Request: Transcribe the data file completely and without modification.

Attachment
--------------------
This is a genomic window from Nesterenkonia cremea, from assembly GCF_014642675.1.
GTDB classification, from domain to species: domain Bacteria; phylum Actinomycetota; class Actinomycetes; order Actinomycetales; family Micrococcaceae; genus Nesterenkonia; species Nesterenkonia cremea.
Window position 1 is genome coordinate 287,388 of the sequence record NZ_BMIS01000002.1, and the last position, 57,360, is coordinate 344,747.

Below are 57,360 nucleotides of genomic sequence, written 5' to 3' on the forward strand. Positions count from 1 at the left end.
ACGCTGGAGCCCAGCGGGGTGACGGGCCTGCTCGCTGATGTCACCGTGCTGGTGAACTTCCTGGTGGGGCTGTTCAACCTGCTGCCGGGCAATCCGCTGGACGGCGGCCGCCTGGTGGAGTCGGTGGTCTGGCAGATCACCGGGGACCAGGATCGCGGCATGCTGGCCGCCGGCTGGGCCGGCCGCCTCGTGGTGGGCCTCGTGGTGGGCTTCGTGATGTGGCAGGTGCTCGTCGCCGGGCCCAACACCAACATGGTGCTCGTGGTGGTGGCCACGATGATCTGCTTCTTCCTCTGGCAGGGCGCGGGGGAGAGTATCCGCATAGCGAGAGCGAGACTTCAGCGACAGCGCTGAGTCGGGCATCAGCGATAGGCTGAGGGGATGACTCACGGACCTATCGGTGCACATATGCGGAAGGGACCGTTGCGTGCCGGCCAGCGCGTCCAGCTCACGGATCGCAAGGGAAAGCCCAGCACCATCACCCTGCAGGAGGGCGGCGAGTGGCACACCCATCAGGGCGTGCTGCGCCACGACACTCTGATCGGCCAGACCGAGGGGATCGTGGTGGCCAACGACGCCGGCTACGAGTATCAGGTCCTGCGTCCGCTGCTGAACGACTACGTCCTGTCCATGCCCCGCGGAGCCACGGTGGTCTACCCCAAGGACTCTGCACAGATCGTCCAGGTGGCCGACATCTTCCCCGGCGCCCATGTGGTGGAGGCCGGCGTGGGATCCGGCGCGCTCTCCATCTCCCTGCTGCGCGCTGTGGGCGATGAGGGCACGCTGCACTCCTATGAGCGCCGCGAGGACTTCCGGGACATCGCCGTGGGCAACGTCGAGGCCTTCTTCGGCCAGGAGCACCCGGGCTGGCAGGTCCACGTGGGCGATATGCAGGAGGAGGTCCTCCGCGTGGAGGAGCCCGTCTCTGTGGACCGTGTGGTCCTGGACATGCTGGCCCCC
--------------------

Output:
This is a genomic window from Nesterenkonia cremea, from assembly GCF_014642675.1.
GTDB classification, from domain to species: domain Bacteria; phylum Actinomycetota; class Actinomycetes; order Actinomycetales; family Micrococcaceae; genus Nesterenkonia; species Nesterenkonia cremea.
Window position 1 is genome coordinate 287,388 of the sequence record NZ_BMIS01000002.1, and the last position, 57,360, is coordinate 344,747.

Below are 57,360 nucleotides of genomic sequence, written 5' to 3' on the forward strand. Positions count from 1 at the left end.
ACGCTGGAGCCCAGCGGGGTGACGGGCCTGCTCGCTGATGTCACCGTGCTGGTGAACTTCCTGGTGGGGCTGTTCAACCTGCTGCCGGGCAATCCGCTGGACGGCGGCCGCCTGGTGGAGTCGGTGGTCTGGCAGATCACCGGGGACCAGGATCGCGGCATGCTGGCCGCCGGCTGGGCCGGCCGCCTCGTGGTGGGCCTCGTGGTGGGCTTCGTGATGTGGCAGGTGCTCGTCGCCGGGCCCAACACCAACATGGTGCTCGTGGTGGTGGCCACGATGATCTGCTTCTTCCTCTGGCAGGGCGCGGGGGAGAGTATCCGCATAGCGAGAGCGAGACTTCAGCGACAGCGCTGAGTCGGGCATCAGCGATAGGCTGAGGGGATGACTCACGGACCTATCGGTGCACATATGCGGAAGGGACCGTTGCGTGCCGGCCAGCGCGTCCAGCTCACGGATCGCAAGGGAAAGCCCAGCACCATCACCCTGCAGGAGGGCGGCGAGTGGCACACCCATCAGGGCGTGCTGCGCCACGACACTCTGATCGGCCAGACCGAGGGGATCGTGGTGGCCAACGACGCCGGCTACGAGTATCAGGTCCTGCGTCCGCTGCTGAACGACTACGTCCTGTCCATGCCCCGCGGAGCCACGGTGGTCTACCCCAAGGACTCTGCACAGATCGTCCAGGTGGCCGACATCTTCCCCGGCGCCCATGTGGTGGAGGCCGGCGTGGGATCCGGCGCGCTCTCCATCTCCCTGCTGCGCGCTGTGGGCGATGAGGGCACGCTGCACTCCTATGAGCGCCGCGAGGACTTCCGGGACATCGCCGTGGGCAACGTCGAGGCCTTCTTCGGCCAGGAGCACCCGGGCTGGCAGGTCCACGTGGGCGATATGCAGGAGGAGGTCCTCCGCGTGGAGGAGCCCGTCTCTGTGGACCGTGTGGTCCTGGACATGCTGGCCCCC